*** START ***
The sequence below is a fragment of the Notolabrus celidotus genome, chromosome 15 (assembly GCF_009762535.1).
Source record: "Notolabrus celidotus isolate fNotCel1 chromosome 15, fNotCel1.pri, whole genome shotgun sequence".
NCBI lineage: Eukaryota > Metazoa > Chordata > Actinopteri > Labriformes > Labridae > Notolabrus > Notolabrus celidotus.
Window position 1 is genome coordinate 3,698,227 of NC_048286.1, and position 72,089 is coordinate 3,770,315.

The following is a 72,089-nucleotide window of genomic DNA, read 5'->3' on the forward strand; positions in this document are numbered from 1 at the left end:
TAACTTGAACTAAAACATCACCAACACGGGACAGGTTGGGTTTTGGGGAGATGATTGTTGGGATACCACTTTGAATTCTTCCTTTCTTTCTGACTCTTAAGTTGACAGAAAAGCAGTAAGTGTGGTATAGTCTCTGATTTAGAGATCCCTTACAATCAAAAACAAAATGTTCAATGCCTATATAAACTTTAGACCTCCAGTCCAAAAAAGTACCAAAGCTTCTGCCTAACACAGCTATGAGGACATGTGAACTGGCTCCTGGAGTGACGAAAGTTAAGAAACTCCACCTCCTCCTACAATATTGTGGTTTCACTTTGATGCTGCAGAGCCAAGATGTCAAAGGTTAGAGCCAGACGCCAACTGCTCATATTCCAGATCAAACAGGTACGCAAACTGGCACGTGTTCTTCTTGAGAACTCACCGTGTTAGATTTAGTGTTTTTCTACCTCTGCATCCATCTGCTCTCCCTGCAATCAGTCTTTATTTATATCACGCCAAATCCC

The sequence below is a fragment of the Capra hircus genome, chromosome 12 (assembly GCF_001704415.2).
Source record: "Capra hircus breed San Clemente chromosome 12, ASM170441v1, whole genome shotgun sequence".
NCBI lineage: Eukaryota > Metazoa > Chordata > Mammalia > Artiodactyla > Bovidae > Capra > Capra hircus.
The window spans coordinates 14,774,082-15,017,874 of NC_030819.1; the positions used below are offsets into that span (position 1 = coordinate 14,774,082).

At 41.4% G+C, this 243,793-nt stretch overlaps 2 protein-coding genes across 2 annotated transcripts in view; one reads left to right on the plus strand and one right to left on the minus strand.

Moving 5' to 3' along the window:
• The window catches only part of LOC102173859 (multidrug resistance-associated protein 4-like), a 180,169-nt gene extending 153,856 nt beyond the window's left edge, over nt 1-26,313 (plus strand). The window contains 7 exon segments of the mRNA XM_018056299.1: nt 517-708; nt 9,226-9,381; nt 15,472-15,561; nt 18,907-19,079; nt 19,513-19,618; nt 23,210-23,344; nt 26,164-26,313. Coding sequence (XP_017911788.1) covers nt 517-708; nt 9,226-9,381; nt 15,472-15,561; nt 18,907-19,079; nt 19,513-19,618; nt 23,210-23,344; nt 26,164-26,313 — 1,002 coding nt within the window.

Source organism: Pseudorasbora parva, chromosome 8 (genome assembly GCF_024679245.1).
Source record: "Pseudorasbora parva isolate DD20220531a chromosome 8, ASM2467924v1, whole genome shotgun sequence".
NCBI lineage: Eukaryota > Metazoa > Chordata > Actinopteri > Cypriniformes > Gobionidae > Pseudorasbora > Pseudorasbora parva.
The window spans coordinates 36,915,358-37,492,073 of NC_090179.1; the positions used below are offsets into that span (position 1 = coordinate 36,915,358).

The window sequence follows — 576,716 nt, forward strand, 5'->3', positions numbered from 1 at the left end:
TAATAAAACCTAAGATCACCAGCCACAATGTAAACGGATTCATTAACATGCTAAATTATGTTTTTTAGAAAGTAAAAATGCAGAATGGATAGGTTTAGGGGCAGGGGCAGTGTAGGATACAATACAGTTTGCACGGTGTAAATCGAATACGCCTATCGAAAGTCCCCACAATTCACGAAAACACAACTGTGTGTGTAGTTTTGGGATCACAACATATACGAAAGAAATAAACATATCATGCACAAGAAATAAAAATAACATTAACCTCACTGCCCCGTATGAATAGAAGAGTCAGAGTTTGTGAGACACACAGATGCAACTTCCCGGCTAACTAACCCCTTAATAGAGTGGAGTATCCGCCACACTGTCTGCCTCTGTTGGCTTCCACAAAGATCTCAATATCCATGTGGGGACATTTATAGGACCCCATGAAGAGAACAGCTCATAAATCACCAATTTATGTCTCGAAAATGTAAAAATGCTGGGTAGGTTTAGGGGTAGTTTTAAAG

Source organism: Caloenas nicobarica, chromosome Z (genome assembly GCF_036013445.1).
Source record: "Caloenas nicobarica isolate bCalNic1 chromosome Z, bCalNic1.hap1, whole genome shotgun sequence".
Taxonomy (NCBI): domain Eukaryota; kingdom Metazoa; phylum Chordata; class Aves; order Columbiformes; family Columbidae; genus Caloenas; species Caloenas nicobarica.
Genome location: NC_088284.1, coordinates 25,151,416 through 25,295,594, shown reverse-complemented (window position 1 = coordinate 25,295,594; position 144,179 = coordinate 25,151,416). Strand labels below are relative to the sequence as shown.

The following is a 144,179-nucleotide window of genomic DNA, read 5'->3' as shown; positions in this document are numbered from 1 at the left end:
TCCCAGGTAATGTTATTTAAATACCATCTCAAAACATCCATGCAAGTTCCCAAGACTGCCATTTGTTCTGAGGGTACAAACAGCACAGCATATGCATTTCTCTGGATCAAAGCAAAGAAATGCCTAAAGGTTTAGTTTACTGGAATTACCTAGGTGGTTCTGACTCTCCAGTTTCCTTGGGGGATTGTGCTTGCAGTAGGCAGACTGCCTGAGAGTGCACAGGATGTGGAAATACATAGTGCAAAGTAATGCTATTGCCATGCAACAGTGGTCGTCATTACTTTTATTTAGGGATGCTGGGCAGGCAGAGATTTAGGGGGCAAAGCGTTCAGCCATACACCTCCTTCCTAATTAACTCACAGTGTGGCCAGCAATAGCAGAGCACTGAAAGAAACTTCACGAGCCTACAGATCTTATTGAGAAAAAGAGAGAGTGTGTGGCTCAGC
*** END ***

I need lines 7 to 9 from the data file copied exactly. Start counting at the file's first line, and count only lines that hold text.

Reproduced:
The sequence below is a fragment of the Capra hircus genome, chromosome 12 (assembly GCF_001704415.2).
Source record: "Capra hircus breed San Clemente chromosome 12, ASM170441v1, whole genome shotgun sequence".
NCBI lineage: Eukaryota > Metazoa > Chordata > Mammalia > Artiodactyla > Bovidae > Capra > Capra hircus.